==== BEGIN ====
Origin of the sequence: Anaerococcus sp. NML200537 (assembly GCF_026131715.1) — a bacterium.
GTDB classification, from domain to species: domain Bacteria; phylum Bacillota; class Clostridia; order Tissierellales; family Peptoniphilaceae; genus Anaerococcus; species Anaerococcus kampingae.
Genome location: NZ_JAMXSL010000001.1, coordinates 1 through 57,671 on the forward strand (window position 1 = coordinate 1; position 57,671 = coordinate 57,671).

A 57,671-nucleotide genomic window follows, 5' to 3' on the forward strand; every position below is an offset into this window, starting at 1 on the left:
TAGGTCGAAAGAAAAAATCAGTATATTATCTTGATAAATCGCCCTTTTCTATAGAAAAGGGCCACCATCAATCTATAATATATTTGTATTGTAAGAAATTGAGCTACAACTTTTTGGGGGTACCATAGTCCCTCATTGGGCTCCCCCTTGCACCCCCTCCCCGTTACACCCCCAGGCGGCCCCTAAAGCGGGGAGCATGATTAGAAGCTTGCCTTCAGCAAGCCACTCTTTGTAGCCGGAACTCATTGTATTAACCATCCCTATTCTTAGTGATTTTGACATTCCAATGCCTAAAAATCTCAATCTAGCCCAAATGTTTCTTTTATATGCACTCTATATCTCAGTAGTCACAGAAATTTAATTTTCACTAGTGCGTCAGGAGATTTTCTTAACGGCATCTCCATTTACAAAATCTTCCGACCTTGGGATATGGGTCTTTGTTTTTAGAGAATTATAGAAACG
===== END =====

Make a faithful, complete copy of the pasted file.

Origin of the sequence: Anaerococcus sp. NML200537 (assembly GCF_026131715.1) — a bacterium.
GTDB classification, from domain to species: domain Bacteria; phylum Bacillota; class Clostridia; order Tissierellales; family Peptoniphilaceae; genus Anaerococcus; species Anaerococcus kampingae.
Genome location: NZ_JAMXSL010000001.1, coordinates 1 through 57,671 on the forward strand (window position 1 = coordinate 1; position 57,671 = coordinate 57,671).

A 57,671-nucleotide genomic window follows, 5' to 3' on the forward strand; every position below is an offset into this window, starting at 1 on the left:
TAGGTCGAAAGAAAAAATCAGTATATTATCTTGATAAATCGCCCTTTTCTATAGAAAAGGGCCACCATCAATCTATAATATATTTGTATTGTAAGAAATTGAGCTACAACTTTTTGGGGGTACCATAGTCCCTCATTGGGCTCCCCCTTGCACCCCCTCCCCGTTACACCCCCAGGCGGCCCCTAAAGCGGGGAGCATGATTAGAAGCTTGCCTTCAGCAAGCCACTCTTTGTAGCCGGAACTCATTGTATTAACCATCCCTATTCTTAGTGATTTTGACATTCCAATGCCTAAAAATCTCAATCTAGCCCAAATGTTTCTTTTATATGCACTCTATATCTCAGTAGTCACAGAAATTTAATTTTCACTAGTGCGTCAGGAGATTTTCTTAACGGCATCTCCATTTACAAAATCTTCCGACCTTGGGATATGGGTCTTTGTTTTTAGAGAATTATAGAAACG